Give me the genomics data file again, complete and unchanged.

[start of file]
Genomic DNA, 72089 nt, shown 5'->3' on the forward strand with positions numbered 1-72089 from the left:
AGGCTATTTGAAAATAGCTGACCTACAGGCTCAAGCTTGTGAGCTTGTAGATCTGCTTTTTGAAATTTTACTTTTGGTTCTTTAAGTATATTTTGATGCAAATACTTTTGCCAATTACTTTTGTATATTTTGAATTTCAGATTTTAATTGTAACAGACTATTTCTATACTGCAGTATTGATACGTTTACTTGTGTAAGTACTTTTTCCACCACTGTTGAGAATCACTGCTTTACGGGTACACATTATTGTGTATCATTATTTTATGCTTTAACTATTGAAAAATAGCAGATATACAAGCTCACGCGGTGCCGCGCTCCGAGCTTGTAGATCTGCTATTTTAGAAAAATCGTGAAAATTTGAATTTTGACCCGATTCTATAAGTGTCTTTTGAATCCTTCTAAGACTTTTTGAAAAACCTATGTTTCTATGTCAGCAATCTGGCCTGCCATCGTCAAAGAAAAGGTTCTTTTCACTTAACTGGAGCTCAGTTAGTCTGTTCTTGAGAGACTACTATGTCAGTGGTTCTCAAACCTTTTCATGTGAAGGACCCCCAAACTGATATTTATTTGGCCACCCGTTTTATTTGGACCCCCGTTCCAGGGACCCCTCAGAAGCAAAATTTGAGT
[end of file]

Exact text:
Genomic DNA, 72089 nt, shown 5'->3' on the forward strand with positions numbered 1-72089 from the left:
AGGCTATTTGAAAATAGCTGACCTACAGGCTCAAGCTTGTGAGCTTGTAGATCTGCTTTTTGAAATTTTACTTTTGGTTCTTTAAGTATATTTTGATGCAAATACTTTTGCCAATTACTTTTGTATATTTTGAATTTCAGATTTTAATTGTAACAGACTATTTCTATACTGCAGTATTGATACGTTTACTTGTGTAAGTACTTTTTCCACCACTGTTGAGAATCACTGCTTTACGGGTACACATTATTGTGTATCATTATTTTATGCTTTAACTATTGAAAAATAGCAGATATACAAGCTCACGCGGTGCCGCGCTCCGAGCTTGTAGATCTGCTATTTTAGAAAAATCGTGAAAATTTGAATTTTGACCCGATTCTATAAGTGTCTTTTGAATCCTTCTAAGACTTTTTGAAAAACCTATGTTTCTATGTCAGCAATCTGGCCTGCCATCGTCAAAGAAAAGGTTCTTTTCACTTAACTGGAGCTCAGTTAGTCTGTTCTTGAGAGACTACTATGTCAGTGGTTCTCAAACCTTTTCATGTGAAGGACCCCCAAACTGATATTTATTTGGCCACCCGTTTTATTTGGACCCCCGTTCCAGGGACCCCTCAGAAGCAAAATTTGAGT